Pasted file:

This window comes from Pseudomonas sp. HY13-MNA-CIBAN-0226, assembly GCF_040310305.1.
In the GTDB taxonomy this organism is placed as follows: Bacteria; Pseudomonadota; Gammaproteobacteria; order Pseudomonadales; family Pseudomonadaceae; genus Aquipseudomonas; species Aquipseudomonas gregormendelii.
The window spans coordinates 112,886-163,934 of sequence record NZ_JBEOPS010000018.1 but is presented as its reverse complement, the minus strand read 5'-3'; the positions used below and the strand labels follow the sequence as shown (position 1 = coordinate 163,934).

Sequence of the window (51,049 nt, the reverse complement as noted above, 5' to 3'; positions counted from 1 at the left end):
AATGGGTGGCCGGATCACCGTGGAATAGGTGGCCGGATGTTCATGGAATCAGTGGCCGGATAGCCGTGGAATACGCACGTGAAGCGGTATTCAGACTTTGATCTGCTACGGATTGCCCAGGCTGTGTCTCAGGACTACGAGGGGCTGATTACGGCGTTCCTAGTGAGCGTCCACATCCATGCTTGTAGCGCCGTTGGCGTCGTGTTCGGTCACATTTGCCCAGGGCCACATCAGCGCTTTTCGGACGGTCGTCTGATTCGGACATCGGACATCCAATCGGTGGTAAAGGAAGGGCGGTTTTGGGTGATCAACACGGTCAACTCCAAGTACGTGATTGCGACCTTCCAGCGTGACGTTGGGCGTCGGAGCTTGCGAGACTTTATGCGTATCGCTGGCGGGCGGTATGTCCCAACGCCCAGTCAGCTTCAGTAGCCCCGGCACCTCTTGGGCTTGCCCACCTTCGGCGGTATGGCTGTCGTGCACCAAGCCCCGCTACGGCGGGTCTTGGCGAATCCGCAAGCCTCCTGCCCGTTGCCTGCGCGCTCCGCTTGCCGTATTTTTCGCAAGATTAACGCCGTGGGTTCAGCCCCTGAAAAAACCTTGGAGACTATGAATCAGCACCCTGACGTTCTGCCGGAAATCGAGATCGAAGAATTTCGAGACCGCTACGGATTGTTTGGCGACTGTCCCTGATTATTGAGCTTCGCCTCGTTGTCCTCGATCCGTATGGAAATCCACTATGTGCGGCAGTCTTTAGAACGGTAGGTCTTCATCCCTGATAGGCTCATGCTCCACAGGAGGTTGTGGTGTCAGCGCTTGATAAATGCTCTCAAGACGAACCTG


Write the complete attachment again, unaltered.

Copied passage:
This window comes from Pseudomonas sp. HY13-MNA-CIBAN-0226, assembly GCF_040310305.1.
In the GTDB taxonomy this organism is placed as follows: Bacteria; Pseudomonadota; Gammaproteobacteria; order Pseudomonadales; family Pseudomonadaceae; genus Aquipseudomonas; species Aquipseudomonas gregormendelii.
The window spans coordinates 112,886-163,934 of sequence record NZ_JBEOPS010000018.1 but is presented as its reverse complement, the minus strand read 5'-3'; the positions used below and the strand labels follow the sequence as shown (position 1 = coordinate 163,934).

Sequence of the window (51,049 nt, the reverse complement as noted above, 5' to 3'; positions counted from 1 at the left end):
AATGGGTGGCCGGATCACCGTGGAATAGGTGGCCGGATGTTCATGGAATCAGTGGCCGGATAGCCGTGGAATACGCACGTGAAGCGGTATTCAGACTTTGATCTGCTACGGATTGCCCAGGCTGTGTCTCAGGACTACGAGGGGCTGATTACGGCGTTCCTAGTGAGCGTCCACATCCATGCTTGTAGCGCCGTTGGCGTCGTGTTCGGTCACATTTGCCCAGGGCCACATCAGCGCTTTTCGGACGGTCGTCTGATTCGGACATCGGACATCCAATCGGTGGTAAAGGAAGGGCGGTTTTGGGTGATCAACACGGTCAACTCCAAGTACGTGATTGCGACCTTCCAGCGTGACGTTGGGCGTCGGAGCTTGCGAGACTTTATGCGTATCGCTGGCGGGCGGTATGTCCCAACGCCCAGTCAGCTTCAGTAGCCCCGGCACCTCTTGGGCTTGCCCACCTTCGGCGGTATGGCTGTCGTGCACCAAGCCCCGCTACGGCGGGTCTTGGCGAATCCGCAAGCCTCCTGCCCGTTGCCTGCGCGCTCCGCTTGCCGTATTTTTCGCAAGATTAACGCCGTGGGTTCAGCCCCTGAAAAAACCTTGGAGACTATGAATCAGCACCCTGACGTTCTGCCGGAAATCGAGATCGAAGAATTTCGAGACCGCTACGGATTGTTTGGCGACTGTCCCTGATTATTGAGCTTCGCCTCGTTGTCCTCGATCCGTATGGAAATCCACTATGTGCGGCAGTCTTTAGAACGGTAGGTCTTCATCCCTGATAGGCTCATGCTCCACAGGAGGTTGTGGTGTCAGCGCTTGATAAATGCTCTCAAGACGAACCTG